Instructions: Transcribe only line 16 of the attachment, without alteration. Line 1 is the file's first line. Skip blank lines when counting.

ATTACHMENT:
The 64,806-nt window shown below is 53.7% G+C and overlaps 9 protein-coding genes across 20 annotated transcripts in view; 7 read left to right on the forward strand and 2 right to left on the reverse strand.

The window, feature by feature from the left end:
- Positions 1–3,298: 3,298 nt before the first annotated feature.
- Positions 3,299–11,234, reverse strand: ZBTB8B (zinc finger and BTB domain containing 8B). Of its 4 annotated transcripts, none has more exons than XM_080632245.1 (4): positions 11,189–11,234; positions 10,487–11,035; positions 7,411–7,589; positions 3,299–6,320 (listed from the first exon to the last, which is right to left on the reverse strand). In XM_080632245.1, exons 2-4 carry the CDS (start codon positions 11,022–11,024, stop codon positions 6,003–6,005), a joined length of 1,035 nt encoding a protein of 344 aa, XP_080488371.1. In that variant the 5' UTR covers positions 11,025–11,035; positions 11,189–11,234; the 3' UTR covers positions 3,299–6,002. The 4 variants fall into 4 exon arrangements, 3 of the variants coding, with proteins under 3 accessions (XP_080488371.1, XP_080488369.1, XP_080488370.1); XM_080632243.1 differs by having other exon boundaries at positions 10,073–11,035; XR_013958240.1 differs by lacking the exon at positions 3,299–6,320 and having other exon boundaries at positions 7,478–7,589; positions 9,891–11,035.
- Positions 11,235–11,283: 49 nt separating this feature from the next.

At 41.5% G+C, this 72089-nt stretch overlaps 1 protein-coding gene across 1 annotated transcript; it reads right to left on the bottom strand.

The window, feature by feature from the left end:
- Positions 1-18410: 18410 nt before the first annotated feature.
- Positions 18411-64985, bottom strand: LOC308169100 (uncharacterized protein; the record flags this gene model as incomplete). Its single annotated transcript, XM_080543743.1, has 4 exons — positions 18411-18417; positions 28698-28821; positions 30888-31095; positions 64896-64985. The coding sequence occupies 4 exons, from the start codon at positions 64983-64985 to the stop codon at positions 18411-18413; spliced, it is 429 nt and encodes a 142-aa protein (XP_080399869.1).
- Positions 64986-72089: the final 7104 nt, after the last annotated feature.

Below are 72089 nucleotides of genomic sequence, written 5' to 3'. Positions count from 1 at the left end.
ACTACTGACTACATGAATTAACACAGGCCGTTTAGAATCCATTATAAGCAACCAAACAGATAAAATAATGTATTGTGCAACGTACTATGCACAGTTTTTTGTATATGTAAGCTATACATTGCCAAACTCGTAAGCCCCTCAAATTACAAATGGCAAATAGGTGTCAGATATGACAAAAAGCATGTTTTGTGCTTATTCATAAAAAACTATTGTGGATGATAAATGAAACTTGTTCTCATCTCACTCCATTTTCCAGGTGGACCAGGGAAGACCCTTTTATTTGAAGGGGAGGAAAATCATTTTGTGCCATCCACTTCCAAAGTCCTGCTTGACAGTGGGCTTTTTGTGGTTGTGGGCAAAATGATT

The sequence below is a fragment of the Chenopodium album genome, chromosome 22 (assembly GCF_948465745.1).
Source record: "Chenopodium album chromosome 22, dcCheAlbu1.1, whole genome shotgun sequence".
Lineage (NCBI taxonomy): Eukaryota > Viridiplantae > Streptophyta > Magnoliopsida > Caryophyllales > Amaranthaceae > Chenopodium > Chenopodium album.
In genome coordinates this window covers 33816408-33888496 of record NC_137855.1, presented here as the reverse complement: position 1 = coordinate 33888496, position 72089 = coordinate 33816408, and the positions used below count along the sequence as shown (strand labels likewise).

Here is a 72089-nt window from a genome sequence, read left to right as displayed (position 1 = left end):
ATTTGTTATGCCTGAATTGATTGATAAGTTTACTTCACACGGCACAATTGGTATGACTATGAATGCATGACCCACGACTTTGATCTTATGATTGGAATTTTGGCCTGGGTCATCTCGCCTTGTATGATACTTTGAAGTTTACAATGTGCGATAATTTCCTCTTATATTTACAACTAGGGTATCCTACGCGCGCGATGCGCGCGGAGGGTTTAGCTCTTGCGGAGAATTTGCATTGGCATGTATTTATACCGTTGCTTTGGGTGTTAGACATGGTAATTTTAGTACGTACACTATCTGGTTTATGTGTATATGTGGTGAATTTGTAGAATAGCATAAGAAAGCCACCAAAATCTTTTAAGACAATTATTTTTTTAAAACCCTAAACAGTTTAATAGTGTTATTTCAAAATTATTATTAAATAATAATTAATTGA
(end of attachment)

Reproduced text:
In genome coordinates this window covers 33816408-33888496 of record NC_137855.1, presented here as the reverse complement: position 1 = coordinate 33888496, position 72089 = coordinate 33816408, and the positions used below count along the sequence as shown (strand labels likewise).